JACKSON WEIGHS THE PROS AND CONS OF PRO MOD PARITY ADJUSTMENT
Stevie "Fast” Jackson was channeling his inner Scotty Cannon Wednesday afternoon, trying to figure out how to make his race-winning combination remain on the cutting edge with his supercharger overdrive cut from16.5-percent down to 14.55. Cannon had the rules changed on him when he raced Pro Modified almost two dozen times during his competitive years from 1991 until 1998.
Tuesday’s rules adjustment was the first for Jackson since he ascended into the point lead for NHRA Pro Modified.
Jackson blames what he calls relentless whining for the latest rules adjustment.
“I think that racers should never be involved with making rules,” Jackson said. “I think whining and bitching and crying 24 hours a day about everything is part of what’s wrong with the sport. So I try not to get too wrapped up in it. Does it affect us? Yeah. I mean it affects everybody that has a limited amount of time to get ready. I’ve never run a blower car at 14 and a half over, so the superchargers that we have are junk now, the motors that we have are junk. We’ll have to change some stuff around, spend a bunch of time on the dyno and go out and make 50 runs before Indy.
“The people that it hurts are the people that can’t go do that, you know, that can’t turn around and change as much as what it is. They’ve been throwing rules at me my whole life, so it’s not anything unusual. I don’t understand exactly what [NHRA’s] trying to do, but again, I’m a drag racer - I don’t run a racing organization. You know, a lot of people like to get wrapped up in stuff, jump up and down and scream and I try to focus on playing by the rules instead of making them.”
Multi-time Pro Modified champion Rickie Smith has been one of the largest proponents for a rules adjustment, primarily for the supercharged combination.
Jackson believes Tuesday's NHRA ruling doesn’t make him and Smith any more of a rivalry than they already are.
“I try not to pay him too much attention when he starts jumping up and down because I actually like him,” Jackson admitted. “I think that his passion is good for the sport even though what he says come across wrong sometimes, he generally actually believes what he says, whether it’s wrong or not, and I think that drag racing needs that.
“No matter whether I agree with somebody or not, I never try to down a personality in drag racing because I think that that’s what it needs. I don’t care. All they can do is take their best horse and put it in their lane over there and just see if they can beat my best horse. I don’t know about rivalry or not. I don’t understand the continual crying all the time, but maybe that’s how people get things done. I don’t know.”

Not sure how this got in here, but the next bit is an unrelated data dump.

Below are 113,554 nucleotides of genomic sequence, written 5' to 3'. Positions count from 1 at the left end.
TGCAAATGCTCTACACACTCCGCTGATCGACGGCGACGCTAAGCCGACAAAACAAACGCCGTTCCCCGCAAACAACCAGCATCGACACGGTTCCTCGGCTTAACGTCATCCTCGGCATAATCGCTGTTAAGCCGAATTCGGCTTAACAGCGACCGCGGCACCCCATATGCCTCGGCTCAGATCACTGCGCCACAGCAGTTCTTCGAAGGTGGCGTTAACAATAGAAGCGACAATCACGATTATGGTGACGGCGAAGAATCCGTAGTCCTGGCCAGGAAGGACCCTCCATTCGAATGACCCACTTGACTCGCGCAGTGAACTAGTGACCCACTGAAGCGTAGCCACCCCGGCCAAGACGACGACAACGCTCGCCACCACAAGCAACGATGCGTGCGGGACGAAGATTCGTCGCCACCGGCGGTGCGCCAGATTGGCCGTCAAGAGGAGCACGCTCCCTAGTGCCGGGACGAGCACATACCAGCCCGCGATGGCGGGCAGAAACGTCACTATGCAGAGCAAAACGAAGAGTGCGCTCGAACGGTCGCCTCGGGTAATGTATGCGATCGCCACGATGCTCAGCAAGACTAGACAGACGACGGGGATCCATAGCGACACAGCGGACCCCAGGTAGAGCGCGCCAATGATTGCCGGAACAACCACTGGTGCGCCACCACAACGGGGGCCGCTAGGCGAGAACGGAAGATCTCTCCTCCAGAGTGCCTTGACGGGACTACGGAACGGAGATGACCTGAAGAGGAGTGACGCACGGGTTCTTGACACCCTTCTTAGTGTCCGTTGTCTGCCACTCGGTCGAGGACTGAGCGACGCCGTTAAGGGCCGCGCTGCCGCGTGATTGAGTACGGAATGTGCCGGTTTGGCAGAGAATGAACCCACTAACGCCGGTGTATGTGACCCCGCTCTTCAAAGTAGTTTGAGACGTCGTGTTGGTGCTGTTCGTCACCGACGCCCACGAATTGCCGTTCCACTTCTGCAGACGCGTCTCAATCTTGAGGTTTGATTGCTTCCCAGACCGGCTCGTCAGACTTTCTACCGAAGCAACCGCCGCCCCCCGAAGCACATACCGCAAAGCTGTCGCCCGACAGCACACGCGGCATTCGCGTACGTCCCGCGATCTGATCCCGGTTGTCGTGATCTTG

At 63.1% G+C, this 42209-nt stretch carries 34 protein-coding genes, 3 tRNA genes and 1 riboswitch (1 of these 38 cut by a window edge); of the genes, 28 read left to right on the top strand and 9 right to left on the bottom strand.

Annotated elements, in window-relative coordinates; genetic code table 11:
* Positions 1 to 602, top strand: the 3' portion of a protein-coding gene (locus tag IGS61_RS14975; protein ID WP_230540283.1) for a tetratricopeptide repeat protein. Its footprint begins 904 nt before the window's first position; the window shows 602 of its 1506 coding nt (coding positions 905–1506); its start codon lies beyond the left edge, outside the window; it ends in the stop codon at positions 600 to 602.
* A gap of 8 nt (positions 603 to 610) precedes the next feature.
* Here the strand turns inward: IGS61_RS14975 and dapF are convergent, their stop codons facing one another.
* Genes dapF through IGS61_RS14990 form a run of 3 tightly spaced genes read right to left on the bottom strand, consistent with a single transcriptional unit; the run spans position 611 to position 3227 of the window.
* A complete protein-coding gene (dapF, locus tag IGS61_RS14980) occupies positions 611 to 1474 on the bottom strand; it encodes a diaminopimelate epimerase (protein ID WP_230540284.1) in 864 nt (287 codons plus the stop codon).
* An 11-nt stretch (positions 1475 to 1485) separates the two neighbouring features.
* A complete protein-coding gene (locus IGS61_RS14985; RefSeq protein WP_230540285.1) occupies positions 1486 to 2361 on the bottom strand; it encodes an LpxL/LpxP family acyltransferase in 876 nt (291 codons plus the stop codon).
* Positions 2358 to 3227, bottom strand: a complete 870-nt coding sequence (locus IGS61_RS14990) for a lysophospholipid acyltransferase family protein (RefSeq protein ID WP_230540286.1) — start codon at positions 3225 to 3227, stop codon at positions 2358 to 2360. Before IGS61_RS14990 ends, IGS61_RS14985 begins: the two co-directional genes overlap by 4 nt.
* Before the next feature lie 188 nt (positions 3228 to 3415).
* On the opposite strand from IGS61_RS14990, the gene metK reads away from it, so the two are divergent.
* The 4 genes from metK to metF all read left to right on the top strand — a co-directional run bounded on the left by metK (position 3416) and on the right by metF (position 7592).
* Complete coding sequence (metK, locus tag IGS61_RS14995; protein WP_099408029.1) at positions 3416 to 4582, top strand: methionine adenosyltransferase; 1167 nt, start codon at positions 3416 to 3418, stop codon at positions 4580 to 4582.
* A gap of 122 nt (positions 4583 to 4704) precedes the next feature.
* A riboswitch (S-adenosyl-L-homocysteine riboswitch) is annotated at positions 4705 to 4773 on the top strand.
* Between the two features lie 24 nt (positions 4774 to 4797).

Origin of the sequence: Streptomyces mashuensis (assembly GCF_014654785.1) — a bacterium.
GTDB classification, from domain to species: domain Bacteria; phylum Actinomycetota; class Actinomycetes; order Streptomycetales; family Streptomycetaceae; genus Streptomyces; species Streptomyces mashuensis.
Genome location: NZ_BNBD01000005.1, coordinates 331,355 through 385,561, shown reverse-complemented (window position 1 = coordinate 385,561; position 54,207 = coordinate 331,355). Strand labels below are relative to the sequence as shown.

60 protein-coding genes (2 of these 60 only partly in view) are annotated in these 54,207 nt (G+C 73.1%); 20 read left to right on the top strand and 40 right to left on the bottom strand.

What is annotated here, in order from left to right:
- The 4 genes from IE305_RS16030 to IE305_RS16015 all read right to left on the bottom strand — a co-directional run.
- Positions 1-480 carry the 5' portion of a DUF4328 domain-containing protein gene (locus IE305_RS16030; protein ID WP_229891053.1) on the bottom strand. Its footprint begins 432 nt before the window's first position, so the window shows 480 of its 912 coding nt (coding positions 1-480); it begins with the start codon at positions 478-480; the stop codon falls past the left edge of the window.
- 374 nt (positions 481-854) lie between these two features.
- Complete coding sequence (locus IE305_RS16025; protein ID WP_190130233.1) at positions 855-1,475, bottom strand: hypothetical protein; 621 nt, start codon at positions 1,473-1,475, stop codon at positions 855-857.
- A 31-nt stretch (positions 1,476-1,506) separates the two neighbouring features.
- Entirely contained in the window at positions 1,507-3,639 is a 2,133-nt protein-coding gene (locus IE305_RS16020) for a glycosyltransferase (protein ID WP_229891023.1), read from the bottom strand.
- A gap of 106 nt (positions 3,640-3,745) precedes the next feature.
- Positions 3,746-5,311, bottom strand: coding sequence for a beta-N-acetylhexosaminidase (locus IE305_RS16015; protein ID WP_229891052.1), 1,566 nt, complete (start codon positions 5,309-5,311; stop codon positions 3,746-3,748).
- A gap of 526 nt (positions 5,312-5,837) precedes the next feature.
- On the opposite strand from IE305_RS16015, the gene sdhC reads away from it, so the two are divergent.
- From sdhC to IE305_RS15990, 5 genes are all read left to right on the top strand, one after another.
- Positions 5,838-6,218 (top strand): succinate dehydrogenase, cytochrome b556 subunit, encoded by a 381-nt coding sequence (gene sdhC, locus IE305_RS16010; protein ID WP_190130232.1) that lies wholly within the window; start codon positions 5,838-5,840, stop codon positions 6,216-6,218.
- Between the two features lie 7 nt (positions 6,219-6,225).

Jackson believes the adjustment will slow his car about a .01 or .02 of a second. He’s not overly upset at the NHRA’s move towards the supercharged cars.
“I think it’s not so much a power thing: it’s a how you have to run the car thing,” Jackson said. “It’s an attitude approach to making the run that’s different. I don’t think the problem is that they knocked our overdrive down. I think that if they wanted to slow down the supercharged cars to where the nitrous cars are, I think that taking overdrive away from us is okay.”
Additionally, the NHRA made a substantial move to adjust the turbocharged entries limiting the pounds of boost from 36 to 33 pounds. This move has Jackson scratching his head. Even though he admittedly loathes what he calls the “piece of s*** turbos,” he believes the NHRA’s tech department went too far.
“The parity in the rules was pretty close,” Jackson explained. “I know people tell me I’m stupid, but if you look at just the last race that we had, it wasn’t killer air, it wasn’t terrible air, it was what I would call a mediocre air race. 2,500-2,700 feet, not terribly dry, medium barometer, and you’ve got a turbo car that wins the race, goes out there and goes .76. I think we went .75 is the fastest we run, and then you’ve got the Trickster out there running 254 miles an hour almost and running in the .70s.